A DAILY dose of vitamin D could help to lower blood pressure and improve fitness, a Scottish conference will hear today.
Experts from Queen Margaret University (QMU) gave volunteers the vitamin supplement each day for two weeks and found they were able to cycle for longer with less exertion than the group taking the placebo.
Blood pressure and levels of the stress hormone cortisol were also lower compared with the group taking a dummy pill.
Researcher Dr Raquel Revuelta Iniesta, from QMU Edinburgh, said: “Our pilot study suggests that taking vitamin D supplements can improve fitness levels and lower cardiovascular risk factors such as blood pressure.”
In the fitness test, volunteers taking vitamin D were able to cycle 6.5 km in 20 minutes at the end of the two weeks compared with five km at the start.
Despite cycling 30 per cent further than participants given the placebo, they showed lower signs of exertion.
Previous studies have indicated that vitamin D blocks the action of an enzyme needed to make cortisol, which is though to raise blood pressure by narrowing the blood vessels.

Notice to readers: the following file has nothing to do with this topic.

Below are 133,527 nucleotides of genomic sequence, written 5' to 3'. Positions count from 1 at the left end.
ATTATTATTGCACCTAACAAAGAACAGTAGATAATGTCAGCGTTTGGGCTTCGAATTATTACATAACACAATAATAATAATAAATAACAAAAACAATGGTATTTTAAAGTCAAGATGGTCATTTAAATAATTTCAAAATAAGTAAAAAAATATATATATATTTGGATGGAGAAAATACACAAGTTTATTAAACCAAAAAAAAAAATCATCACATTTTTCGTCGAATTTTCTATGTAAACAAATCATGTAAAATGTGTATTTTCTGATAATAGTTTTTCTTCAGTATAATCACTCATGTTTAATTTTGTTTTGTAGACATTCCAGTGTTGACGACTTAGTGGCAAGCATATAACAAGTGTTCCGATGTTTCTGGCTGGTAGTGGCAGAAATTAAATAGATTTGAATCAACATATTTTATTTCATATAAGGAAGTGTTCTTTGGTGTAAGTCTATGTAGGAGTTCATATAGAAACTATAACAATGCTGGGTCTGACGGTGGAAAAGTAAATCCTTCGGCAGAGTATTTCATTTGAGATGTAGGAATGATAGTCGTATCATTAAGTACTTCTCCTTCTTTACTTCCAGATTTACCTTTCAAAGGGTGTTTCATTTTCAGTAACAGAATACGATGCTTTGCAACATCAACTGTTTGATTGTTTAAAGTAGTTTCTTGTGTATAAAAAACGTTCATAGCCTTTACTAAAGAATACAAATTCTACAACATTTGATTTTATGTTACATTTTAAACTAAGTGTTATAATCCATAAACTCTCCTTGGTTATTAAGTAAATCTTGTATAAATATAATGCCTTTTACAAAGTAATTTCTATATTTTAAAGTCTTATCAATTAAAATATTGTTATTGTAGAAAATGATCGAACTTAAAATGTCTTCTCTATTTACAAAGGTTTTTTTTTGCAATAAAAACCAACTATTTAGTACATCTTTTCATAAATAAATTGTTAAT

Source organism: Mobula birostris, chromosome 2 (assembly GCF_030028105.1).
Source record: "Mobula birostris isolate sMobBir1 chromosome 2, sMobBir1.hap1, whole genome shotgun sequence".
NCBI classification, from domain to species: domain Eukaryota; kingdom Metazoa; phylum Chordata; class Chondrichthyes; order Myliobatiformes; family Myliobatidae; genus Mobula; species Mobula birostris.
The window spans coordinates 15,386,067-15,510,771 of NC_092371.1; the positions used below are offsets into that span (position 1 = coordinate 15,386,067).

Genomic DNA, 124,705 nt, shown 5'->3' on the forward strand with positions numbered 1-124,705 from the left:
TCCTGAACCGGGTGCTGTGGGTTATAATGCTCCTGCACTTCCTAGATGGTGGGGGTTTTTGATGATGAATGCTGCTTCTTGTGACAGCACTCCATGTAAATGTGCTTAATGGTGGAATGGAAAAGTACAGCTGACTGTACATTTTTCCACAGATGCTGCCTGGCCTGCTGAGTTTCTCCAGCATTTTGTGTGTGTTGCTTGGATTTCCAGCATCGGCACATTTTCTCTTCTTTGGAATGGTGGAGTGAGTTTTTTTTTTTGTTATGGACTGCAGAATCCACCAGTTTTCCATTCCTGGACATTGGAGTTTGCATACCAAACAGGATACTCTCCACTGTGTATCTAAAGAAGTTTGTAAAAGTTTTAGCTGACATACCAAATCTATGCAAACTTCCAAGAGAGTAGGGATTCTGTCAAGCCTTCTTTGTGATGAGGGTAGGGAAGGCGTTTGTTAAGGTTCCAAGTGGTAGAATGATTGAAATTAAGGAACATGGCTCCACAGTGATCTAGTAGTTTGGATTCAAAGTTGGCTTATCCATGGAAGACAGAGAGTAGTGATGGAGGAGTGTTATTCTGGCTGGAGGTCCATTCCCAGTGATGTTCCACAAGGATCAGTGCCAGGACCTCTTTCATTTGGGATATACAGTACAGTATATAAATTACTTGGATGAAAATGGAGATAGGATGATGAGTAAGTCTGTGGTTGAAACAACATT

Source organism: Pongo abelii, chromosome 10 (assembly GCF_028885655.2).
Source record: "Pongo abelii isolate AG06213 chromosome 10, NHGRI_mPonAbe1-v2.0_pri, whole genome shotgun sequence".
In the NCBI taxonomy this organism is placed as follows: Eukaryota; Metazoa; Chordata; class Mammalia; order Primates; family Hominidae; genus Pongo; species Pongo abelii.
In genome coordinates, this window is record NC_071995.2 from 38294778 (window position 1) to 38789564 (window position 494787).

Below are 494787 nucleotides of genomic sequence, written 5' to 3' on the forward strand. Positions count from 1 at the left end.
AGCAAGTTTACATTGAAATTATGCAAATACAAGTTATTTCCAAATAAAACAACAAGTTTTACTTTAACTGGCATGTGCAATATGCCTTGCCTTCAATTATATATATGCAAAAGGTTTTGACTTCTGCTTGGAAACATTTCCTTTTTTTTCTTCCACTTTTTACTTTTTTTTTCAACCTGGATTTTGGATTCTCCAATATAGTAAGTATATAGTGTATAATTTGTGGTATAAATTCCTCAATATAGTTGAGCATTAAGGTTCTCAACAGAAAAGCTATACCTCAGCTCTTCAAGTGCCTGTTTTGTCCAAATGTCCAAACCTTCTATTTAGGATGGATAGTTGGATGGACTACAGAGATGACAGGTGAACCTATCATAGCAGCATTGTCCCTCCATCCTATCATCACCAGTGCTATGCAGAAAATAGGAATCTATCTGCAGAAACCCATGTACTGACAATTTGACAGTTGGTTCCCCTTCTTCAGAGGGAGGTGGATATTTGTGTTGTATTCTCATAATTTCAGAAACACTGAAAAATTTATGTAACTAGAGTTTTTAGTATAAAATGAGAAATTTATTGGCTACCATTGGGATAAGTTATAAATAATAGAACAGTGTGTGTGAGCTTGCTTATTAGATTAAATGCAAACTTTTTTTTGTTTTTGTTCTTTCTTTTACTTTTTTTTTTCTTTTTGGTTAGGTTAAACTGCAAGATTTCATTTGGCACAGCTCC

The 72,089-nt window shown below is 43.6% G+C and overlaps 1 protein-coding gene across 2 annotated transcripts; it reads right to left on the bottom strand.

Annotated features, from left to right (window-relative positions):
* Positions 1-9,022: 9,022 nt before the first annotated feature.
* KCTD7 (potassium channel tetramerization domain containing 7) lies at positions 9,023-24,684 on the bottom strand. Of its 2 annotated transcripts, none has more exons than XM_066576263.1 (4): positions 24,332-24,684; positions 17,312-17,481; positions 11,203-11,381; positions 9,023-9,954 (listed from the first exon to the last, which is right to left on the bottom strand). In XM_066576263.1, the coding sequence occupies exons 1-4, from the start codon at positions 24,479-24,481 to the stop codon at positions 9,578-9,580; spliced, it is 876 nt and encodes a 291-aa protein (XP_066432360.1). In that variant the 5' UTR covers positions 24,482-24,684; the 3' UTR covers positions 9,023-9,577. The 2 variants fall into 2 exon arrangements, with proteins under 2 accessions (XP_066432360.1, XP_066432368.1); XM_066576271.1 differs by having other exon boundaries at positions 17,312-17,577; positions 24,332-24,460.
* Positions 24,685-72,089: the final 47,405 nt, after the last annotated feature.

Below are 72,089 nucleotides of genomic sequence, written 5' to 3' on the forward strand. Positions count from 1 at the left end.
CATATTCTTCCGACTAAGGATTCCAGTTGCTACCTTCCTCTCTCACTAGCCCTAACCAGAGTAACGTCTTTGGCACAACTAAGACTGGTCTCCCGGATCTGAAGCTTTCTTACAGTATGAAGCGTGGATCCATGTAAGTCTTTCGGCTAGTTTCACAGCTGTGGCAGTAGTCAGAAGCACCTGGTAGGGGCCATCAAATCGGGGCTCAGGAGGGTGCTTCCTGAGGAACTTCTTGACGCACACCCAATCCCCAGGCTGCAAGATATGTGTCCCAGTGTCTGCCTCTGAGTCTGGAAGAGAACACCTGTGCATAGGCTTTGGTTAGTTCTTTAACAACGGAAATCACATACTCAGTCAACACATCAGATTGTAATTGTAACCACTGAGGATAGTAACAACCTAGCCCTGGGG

More than 10 million people in the UK are deficient in vitamin D, which is normally obtained through sunlight on the skin.
Lead author Dr Emad Al-Dujaili, also from QMU, said: “Vitamin D deficiency is a silent syndrome linked to insulin resistance, diabetes, rheumatoid arthritis, and a higher risk for certain cancers.
“Our study adds to the body of evidence showing the importance of tackling this widespread problem.”
The scientists plan to follow up the small study, with a larger clinical trial.
The findings will be presented at the annual meeting of the Society for Endocrinology, in Edinburgh.